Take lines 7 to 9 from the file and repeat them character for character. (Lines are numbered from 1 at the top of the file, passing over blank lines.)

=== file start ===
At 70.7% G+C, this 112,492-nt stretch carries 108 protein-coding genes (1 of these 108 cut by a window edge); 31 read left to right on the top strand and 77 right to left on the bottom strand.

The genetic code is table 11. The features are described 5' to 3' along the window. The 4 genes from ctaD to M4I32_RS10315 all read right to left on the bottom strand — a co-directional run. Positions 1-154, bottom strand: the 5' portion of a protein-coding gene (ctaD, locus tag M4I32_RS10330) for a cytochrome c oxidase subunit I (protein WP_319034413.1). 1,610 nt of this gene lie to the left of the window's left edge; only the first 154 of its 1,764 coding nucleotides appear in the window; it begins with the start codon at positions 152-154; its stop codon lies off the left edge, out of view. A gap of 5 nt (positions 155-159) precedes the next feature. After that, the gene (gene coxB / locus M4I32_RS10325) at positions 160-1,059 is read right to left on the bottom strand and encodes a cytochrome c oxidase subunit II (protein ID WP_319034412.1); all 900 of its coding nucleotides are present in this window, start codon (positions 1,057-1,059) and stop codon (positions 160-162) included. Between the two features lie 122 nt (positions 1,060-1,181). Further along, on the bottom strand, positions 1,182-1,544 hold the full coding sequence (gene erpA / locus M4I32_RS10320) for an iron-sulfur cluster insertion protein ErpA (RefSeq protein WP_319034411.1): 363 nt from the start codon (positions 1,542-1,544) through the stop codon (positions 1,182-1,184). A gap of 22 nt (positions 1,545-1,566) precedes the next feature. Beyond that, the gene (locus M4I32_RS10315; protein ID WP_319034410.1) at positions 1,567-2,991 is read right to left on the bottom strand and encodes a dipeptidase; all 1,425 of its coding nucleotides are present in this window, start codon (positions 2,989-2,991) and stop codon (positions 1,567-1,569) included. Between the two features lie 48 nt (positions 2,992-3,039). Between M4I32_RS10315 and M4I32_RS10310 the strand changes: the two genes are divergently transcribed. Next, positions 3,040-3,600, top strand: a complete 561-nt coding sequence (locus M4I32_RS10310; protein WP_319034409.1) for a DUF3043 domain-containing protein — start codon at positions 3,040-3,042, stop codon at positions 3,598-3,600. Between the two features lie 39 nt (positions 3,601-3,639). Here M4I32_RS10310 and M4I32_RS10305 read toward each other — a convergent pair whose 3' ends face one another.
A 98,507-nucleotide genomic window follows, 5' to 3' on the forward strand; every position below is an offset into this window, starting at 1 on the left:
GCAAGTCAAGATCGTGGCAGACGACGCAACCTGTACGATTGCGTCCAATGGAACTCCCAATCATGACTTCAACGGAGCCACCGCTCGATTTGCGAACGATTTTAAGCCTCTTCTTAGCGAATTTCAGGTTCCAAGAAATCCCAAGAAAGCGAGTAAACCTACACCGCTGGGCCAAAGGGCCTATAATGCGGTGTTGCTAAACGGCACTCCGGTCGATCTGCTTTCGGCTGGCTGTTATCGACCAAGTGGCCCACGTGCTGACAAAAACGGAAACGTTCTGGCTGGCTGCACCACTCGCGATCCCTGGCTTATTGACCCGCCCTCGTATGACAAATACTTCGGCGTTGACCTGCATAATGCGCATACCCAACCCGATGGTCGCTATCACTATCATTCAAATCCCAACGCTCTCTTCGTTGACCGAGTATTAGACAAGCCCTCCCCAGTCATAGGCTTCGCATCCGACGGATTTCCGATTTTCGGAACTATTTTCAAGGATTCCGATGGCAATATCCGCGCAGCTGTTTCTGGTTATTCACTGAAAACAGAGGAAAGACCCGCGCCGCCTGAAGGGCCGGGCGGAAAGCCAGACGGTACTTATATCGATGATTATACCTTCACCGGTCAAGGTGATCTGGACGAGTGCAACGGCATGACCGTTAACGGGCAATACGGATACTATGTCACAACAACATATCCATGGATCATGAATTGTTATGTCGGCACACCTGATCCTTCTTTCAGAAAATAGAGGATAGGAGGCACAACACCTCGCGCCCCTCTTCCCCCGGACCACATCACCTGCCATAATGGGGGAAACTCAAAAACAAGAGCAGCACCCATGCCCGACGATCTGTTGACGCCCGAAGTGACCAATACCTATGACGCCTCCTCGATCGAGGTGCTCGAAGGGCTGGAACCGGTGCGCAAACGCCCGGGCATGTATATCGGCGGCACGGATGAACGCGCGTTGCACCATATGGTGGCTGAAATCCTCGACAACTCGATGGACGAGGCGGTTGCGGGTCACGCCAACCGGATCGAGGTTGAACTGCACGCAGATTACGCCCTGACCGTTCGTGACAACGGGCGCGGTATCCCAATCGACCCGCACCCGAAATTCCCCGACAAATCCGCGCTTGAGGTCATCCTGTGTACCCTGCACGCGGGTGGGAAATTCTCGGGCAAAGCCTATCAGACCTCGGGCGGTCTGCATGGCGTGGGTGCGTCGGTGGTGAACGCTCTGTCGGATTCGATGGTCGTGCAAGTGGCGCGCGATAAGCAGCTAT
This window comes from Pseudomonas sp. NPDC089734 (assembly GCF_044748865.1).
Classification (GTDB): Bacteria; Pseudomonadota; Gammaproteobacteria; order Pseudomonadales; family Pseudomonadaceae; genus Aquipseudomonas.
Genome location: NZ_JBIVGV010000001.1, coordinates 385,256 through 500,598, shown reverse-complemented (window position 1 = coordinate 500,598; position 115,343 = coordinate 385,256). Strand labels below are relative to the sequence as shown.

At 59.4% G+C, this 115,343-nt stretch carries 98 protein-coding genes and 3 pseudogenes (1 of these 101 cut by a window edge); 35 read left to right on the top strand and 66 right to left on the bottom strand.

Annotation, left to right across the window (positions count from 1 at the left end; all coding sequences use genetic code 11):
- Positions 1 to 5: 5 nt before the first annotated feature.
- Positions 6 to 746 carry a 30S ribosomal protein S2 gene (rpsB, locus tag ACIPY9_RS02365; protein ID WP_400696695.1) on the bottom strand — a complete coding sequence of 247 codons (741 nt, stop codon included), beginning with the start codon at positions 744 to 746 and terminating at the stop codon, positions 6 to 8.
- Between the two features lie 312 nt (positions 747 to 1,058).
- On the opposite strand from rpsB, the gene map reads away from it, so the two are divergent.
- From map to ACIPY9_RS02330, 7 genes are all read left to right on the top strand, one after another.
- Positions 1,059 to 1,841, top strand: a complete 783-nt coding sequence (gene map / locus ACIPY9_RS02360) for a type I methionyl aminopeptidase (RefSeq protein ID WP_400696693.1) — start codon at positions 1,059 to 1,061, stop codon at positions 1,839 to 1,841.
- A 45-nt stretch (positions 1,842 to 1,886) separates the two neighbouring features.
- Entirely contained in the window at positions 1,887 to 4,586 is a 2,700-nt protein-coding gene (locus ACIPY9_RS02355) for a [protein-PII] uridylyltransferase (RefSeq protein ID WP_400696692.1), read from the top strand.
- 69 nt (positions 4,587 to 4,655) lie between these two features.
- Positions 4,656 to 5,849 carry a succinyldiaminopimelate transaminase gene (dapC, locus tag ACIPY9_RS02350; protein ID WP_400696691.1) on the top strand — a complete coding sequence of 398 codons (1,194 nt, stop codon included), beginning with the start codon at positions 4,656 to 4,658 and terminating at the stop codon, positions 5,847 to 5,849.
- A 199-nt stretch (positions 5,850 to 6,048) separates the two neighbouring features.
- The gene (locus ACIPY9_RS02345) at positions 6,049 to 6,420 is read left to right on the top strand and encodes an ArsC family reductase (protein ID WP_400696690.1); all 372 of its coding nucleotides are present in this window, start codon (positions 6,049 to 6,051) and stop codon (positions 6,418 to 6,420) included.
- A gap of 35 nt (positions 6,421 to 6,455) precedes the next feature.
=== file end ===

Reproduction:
Genome location: NZ_JBIVGV010000001.1, coordinates 385,256 through 500,598, shown reverse-complemented (window position 1 = coordinate 500,598; position 115,343 = coordinate 385,256). Strand labels below are relative to the sequence as shown.

At 59.4% G+C, this 115,343-nt stretch carries 98 protein-coding genes and 3 pseudogenes (1 of these 101 cut by a window edge); 35 read left to right on the top strand and 66 right to left on the bottom strand.

Annotation, left to right across the window (positions count from 1 at the left end; all coding sequences use genetic code 11):